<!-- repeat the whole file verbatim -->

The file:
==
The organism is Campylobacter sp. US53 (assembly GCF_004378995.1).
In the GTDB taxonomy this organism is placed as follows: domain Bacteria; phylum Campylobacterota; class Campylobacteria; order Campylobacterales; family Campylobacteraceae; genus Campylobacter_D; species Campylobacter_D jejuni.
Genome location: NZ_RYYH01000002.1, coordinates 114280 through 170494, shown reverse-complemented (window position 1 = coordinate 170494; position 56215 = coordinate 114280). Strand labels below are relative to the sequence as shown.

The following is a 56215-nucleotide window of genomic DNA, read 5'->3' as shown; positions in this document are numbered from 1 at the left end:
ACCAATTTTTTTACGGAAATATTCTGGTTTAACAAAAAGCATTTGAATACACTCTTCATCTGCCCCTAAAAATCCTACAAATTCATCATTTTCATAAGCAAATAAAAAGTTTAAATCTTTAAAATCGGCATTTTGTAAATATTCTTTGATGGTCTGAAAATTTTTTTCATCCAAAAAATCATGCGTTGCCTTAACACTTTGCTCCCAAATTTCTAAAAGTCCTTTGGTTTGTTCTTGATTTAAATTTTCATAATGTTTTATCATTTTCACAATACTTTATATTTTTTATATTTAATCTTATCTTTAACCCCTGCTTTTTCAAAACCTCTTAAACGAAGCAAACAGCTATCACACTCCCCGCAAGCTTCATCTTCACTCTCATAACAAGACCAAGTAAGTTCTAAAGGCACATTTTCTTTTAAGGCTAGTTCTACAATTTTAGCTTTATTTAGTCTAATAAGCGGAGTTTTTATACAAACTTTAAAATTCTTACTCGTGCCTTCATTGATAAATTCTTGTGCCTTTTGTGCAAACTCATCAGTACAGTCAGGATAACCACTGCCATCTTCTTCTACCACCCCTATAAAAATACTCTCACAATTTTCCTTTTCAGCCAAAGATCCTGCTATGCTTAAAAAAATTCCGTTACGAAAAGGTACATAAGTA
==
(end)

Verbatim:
The organism is Campylobacter sp. US53 (assembly GCF_004378995.1).
In the GTDB taxonomy this organism is placed as follows: domain Bacteria; phylum Campylobacterota; class Campylobacteria; order Campylobacterales; family Campylobacteraceae; genus Campylobacter_D; species Campylobacter_D jejuni.
Genome location: NZ_RYYH01000002.1, coordinates 114280 through 170494, shown reverse-complemented (window position 1 = coordinate 170494; position 56215 = coordinate 114280). Strand labels below are relative to the sequence as shown.

The following is a 56215-nucleotide window of genomic DNA, read 5'->3' as shown; positions in this document are numbered from 1 at the left end:
ACCAATTTTTTTACGGAAATATTCTGGTTTAACAAAAAGCATTTGAATACACTCTTCATCTGCCCCTAAAAATCCTACAAATTCATCATTTTCATAAGCAAATAAAAAGTTTAAATCTTTAAAATCGGCATTTTGTAAATATTCTTTGATGGTCTGAAAATTTTTTTCATCCAAAAAATCATGCGTTGCCTTAACACTTTGCTCCCAAATTTCTAAAAGTCCTTTGGTTTGTTCTTGATTTAAATTTTCATAATGTTTTATCATTTTCACAATACTTTATATTTTTTATATTTAATCTTATCTTTAACCCCTGCTTTTTCAAAACCTCTTAAACGAAGCAAACAGCTATCACACTCCCCGCAAGCTTCATCTTCACTCTCATAACAAGACCAAGTAAGTTCTAAAGGCACATTTTCTTTTAAGGCTAGTTCTACAATTTTAGCTTTATTTAGTCTAATAAGCGGAGTTTTTATACAAACTTTAAAATTCTTACTCGTGCCTTCATTGATAAATTCTTGTGCCTTTTGTGCAAACTCATCAGTACAGTCAGGATAACCACTGCCATCTTCTTCTACCACCCCTATAAAAATACTCTCACAATTTTCCTTTTCAGCCAAAGATCCTGCTATGCTTAAAAAAATTCCGTTACGAAAAGGTACATAAGTA